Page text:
Insomnia DisorderDiagnostic 

Criteria 780.52 (G47.00)

A. A predominant complaint of dissatisfaction witli sleep quantity or quality, associated with one (or more) of the following symptoms:

1. Difficulty initiating sleep. (In children, this may manifest as difficulty initiating sleep without caregiver intervention.)

2. Difficulty maintaining sleep, characterized by frequent awakenings or problems returning to sleep after awakenings. (In children, this may manifest as difficulty returning to sleep without caregiver intervention.)

Continue reading Insomnia Disorder- DSM5

Cyclothymic Disorder – DSM5

Source: The Diagnostic and Statistical Manual of Mental Disorders, Fifth Edition (DSM-5). Click HERE to purchase. — NOTE: DSM IS AN INVALUABLE BOOK TO HAVE TO HELP YOU UNDERSTAND VARIOUS BRAIN DISORDERS. THIS POST IS AN EXCERPT FROM THE BOOK (DSM5). TO GET MORE INFORMATION ON ANY SPECIFIC BRAIN DISORDER, YOU CAN PURCHASE THIS BOOK OR FIND IT AT YOUR LOCAL LIBRARY. — The Diagnostic and Statistical Manual of Mental Disorders (DSM) is the handbook used by health care professionals in the United States and much of the world as the authoritative guide to the diagnosis of mental disorders. DSM contains descriptions, symptoms, and other criteria for diagnosing mental disorders. It provides a common language for clinicians to communicate about their patients and establishes consistent and reliable diagnoses that can be used in the research of mental disorders. It also provides a common language for researchers to study the criteria for potential future revisions and to aid in the development of medications and other interventions.

Cyclothymic Disorder

Diagnostic Criteria 301.13 (F34.0):

A. For at least 2 years (at least 1 year in children and adolescents) there have been numerous periods with hypomanie symptoms that do not meet criteria for a hypomanie episode and numerous periods with depressive symptoms that do not meet criteria for a major depressive episode.

Continue reading Cyclothymic Disorder – DSM5

Body Dysmorphic Disorder – DSM5

Source: The Diagnostic and Statistical Manual of Mental Disorders, Fifth Edition (DSM-5). Click HERE to purchase. — NOTE: DSM IS AN INVALUABLE BOOK TO HAVE TO HELP YOU UNDERSTAND VARIOUS BRAIN DISORDERS. THIS POST IS AN EXCERPT FROM THE BOOK (DSM5). TO GET MORE INFORMATION ON ANY SPECIFIC BRAIN DISORDER, YOU CAN PURCHASE THIS BOOK OR FIND IT AT YOUR LOCAL LIBRARY. — The Diagnostic and Statistical Manual of Mental Disorders (DSM) is the handbook used by health care professionals in the United States and much of the world as the authoritative guide to the diagnosis of mental disorders. DSM contains descriptions, symptoms, and other criteria for diagnosing mental disorders. It provides a common language for clinicians to communicate about their patients and establishes consistent and reliable diagnoses that can be used in the research of mental disorders. It also provides a common language for researchers to study the criteria for potential future revisions and to aid in the development of medications and other interventions.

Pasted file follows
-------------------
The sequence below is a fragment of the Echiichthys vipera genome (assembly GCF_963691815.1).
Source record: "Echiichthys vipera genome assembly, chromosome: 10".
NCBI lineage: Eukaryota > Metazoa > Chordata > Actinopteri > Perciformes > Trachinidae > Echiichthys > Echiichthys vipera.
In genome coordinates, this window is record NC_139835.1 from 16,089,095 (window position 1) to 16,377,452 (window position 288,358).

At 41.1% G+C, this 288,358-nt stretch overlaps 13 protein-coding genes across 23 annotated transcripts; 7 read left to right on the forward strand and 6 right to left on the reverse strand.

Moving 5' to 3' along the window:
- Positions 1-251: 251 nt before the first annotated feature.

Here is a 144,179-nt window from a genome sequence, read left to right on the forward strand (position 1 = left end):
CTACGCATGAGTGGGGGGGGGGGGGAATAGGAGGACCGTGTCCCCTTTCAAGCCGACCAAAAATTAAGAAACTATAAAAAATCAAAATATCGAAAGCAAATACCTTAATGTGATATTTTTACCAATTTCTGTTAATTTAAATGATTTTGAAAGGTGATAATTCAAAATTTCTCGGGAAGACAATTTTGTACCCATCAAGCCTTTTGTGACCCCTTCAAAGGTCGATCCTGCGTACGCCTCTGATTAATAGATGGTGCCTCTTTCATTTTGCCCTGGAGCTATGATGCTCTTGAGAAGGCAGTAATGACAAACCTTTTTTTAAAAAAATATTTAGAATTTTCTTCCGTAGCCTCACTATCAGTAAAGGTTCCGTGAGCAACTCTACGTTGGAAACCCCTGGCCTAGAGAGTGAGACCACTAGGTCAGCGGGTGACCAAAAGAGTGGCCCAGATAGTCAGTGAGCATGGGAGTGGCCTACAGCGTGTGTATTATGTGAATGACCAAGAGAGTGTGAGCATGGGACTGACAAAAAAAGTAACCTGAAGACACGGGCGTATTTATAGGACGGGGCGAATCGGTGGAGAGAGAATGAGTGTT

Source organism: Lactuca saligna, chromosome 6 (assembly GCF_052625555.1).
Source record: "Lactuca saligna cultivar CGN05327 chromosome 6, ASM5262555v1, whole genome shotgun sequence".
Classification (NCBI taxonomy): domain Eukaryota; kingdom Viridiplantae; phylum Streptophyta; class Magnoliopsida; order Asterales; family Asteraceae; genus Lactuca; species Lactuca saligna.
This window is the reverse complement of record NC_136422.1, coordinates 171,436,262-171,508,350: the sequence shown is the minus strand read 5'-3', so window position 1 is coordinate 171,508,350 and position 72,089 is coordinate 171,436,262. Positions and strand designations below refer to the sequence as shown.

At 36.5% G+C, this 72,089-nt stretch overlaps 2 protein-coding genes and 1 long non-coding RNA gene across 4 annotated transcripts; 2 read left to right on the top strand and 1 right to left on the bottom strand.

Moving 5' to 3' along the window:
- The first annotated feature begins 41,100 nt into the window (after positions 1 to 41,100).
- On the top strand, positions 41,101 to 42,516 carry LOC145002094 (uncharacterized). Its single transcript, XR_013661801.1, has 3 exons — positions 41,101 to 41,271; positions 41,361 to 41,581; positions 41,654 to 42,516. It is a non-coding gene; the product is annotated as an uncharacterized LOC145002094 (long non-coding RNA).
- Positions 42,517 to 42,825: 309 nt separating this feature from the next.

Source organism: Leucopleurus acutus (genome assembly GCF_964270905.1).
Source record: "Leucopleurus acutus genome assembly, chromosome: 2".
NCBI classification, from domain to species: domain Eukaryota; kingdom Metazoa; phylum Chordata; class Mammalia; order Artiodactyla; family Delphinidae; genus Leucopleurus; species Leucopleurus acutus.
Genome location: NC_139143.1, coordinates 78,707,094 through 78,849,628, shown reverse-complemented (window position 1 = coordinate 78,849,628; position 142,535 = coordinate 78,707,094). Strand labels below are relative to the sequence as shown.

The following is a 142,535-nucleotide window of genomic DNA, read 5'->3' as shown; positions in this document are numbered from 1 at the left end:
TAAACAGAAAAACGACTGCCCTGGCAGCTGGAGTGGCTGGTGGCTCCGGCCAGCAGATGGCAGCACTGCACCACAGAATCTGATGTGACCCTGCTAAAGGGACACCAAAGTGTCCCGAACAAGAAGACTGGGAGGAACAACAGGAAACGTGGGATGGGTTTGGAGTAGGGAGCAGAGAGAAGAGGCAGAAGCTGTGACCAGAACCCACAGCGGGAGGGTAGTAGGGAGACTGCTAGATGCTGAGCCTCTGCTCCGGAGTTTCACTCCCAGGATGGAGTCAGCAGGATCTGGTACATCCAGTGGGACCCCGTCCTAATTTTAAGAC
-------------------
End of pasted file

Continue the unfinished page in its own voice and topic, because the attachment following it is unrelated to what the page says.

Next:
Body Dysmorphic Disorder

Diagnostic Criteria 300.7 (F45.22)

A. Preoccupation with one or more perceived defects or flaws in physical appearance that are not observable or appear slight to others.

B. At some point during the course of the disorder, the individual has performed repetitive behaviors (e.g., mirror checking, excessive grooming, skin picking, reassurance seeking) or mental acts (e.g., comparing his or her appearance with that of others) in response to the appearance concerns.

C. The preoccupation causes clinically significant distress or impairment in social, occupational, or other important areas of functioning.

Continue reading Body Dysmorphic Disorder – DSM5

Schizophrenia – DSM5

Source: The Diagnostic and Statistical Manual of Mental Disorders, Fifth Edition (DSM-5). Click HERE to purchase. — NOTE: DSM IS AN INVALUABLE BOOK TO HAVE TO HELP YOU UNDERSTAND VARIOUS BRAIN DISORDERS. THIS POST IS AN EXCERPT FROM THE BOOK (DSM5). TO GET MORE INFORMATION ON ANY SPECIFIC BRAIN DISORDER, YOU CAN PURCHASE THIS BOOK OR FIND IT AT YOUR LOCAL LIBRARY. — The Diagnostic and Statistical Manual of Mental Disorders (DSM) is the handbook used by health care professionals in the United States and much of the world as the authoritative guide to the diagnosis of mental disorders. DSM contains descriptions, symptoms, and other criteria for diagnosing mental disorders. It provides a common language for clinicians to communicate about their patients and establishes consistent and reliable diagnoses that can be used in the research of mental disorders. It also provides a common language for researchers to study the criteria for potential future revisions and to aid in the development of medications and other interventions.

Schizophrenia

Diagnostic Criteria 295.90 (F20.9)

A. Two (or more) of the following, each present for a significant portion of time during a 1 -month period (or less if successfully treated). At least one of these must be (1 ), (2), or (3):

1. Delusions.

2. Hallucinations.

3. Disorganized speech (e.g., frequent derailment or incoherence).

4. Grossly disorganized or catatonic behavior.

5. Negative symptoms (i.e., diminished emotional expression or avolition).

B. For a significant portion of the time since the onset of the disturbance, level of functioning in one or more major areas, such as work, interpersonal relations, or self-care, is markedly below the level achieved prior to the onset (or when the onset is in childhood or adolescence, there is failure to achieve expected level of interpersonal, academic, or occupational functioning).

Continue reading Schizophrenia – DSM5

Social Anxiety Disorder – DSM5